• It is often preferable to use static methods. This distinguishes the objectives behind creating a test library. Your production code will use object instances exposed through interfaces to maximize flexibility and code reuse. Your test utilities, on the other hand, often need to perform very specific tasks and are closely coupled to the test environment itself. Appropriate use of static methods gives you an opportunity to reduce the volume of test support code, because you don't even need to worry about object instantiation.

The following shows our example application's test library in action: 

public void testPersonsWithIdLookup() 

        List results = dao.listPersons("Phil", null);
        assertEquals(2, results.size());

        for (Iterator iter = results.iterator(); iter.hasNext();) 
                Person person = (Person);
                assertEquals("Phil", PersonUtils.getFirstName(person.getId(),

The first usage shows how you obtain a database connection. You hide the exact mechanism for getting the connection from the test. The mechanism used by ConnectionUtils for obtaining the connection, the static methods of DriverManager rather than a JDBC DataSource or connection pooling implementation, is specific to the test environment. The second usage shows how you can add application-specific functionality into the test library.

PersonUtils.getFirstName() is just a convenience method that allows you to retrieve an item of information from the database with the fewest keystrokes. The more of this kind of functionality you have in your test library, the more control you can exercise over your test environment.

Try it out. Use the Applications Navigator view to peruse the contents of the package and its subpackages for examples of test library methods. Check the usages of any individual method by selecting the method name and then entering CTRL + ALT-U.

Practice 7: Isolate Tests Effectively

Isolate tests so that one test's errors or failures don't affect other tests or prevent them from executing successfully. Any database test needs to run with the system preset to some stable known state. Your test environment should give you the freedom to run any set of tests in any sequence. If one test makes changes to the system and does not undo these changes, then unless you've made allowances for this possibility, a whole set of subsequent tests can end up failing. Tests need to be isolated in their effects to prevent this from happening.

Applying the practice. There are three techniques that facilitate test isolation: 

  • Undo all changes made before or during test execution.

  • Clear all test states prior to any test execution.

  • Roll back (rather than commit) changes made during tests.

The first two techniques are all about how you manage test fixtures, the objects encapsulating the known system state and the runtime context at the start of a test. With the first technique, you typically use the JUnit tearDown() method to reset system state. There are some weaknesses to this approach. First, you need to write teardown code, which itself may contain bugs unless rigorously tested. Such bugs can be extremely difficult to find, because they may affect subsequent tests in unpredictable and untraceable ways.

The second technique involves clearing all test states prior to test execution. This is certainly preferable for new applications that don't interface with an existing database. The example below shows how you apply this technique in our test class's setUp() method:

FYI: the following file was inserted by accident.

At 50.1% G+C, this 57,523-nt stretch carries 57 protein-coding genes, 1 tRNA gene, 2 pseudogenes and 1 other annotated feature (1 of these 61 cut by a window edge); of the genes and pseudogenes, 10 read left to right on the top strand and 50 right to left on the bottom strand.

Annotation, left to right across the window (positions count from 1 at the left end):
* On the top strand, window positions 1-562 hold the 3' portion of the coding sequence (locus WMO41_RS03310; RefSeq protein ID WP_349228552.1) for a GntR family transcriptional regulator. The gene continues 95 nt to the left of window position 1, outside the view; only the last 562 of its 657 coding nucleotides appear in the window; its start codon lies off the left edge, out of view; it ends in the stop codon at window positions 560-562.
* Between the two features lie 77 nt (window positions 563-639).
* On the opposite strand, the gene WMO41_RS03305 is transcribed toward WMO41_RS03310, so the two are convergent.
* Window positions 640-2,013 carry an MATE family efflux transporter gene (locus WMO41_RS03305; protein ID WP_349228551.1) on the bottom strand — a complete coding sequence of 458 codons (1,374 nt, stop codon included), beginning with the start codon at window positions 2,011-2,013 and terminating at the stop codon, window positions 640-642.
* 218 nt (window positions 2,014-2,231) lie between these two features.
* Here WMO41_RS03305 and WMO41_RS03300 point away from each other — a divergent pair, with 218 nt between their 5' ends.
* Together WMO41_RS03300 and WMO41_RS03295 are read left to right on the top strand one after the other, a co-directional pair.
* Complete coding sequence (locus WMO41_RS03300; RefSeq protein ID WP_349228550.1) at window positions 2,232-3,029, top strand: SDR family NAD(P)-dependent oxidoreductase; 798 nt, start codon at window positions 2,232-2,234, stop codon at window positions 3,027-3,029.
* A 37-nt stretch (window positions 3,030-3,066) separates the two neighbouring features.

protected void setUp() throws Exception 
        assertEquals(0, SqlPlusRunner.runSQLPlusFile("persons_data.sql"));

        //complete setup of the fixture by initializing DAO with connection to database
                dao = new PersonDAOImpl();
                dao.setConnection(connection = ConnectionUtils.getConnection());

Note how the truncate data script runs before the test data is loaded. With very little effort, this guarantees that the test will begin with the database in a predictable state. In spite of this clear advantage, it has its shortcomings: 

  • Each test class can use its own test data, which raises the possibility of a veritable explosion of test datafiles. If test operations need to operate on complex sets of data that don't differ that much from test to test, some test data sharing can be beneficial, even if it means that the tearDown() method occasionally needs to be used to reset state. 

  • Sometimes it simply isn't possible to reset the data state before every run. If you're developing an application that uses a shared legacy database instance managed by an external DBA team, this may well be the case.

The third technique involves rolling back rather than committing changes made during a test run. This can be quite effective, for two reasons: 

  • A modern database such as Oracle Database provides excellent transaction support, so that you can easily undo all work done with the current transaction by simply using Connection.rollback();

  • All changes made during an Oracle Database transaction are visible within the transaction. In other words, it is easy to query any changes that would be committed if you were to proceed with the Connection.commit() call. The only restriction is that you need to use the same Connection instance to query changes made during the transaction. This strategy won't work for operations that need to commit more than once during execution.

Try it out. Examine the implementation of setup() in the TestListPersons class, where test data is loaded before each test. Run the class as a Java application. In Oracle JDeveloper's output log, you'll see the SQL*Plus commands executed as shown in Figure 3.


figure 3
Figure 3: Console output from running TestListPersons as a Java application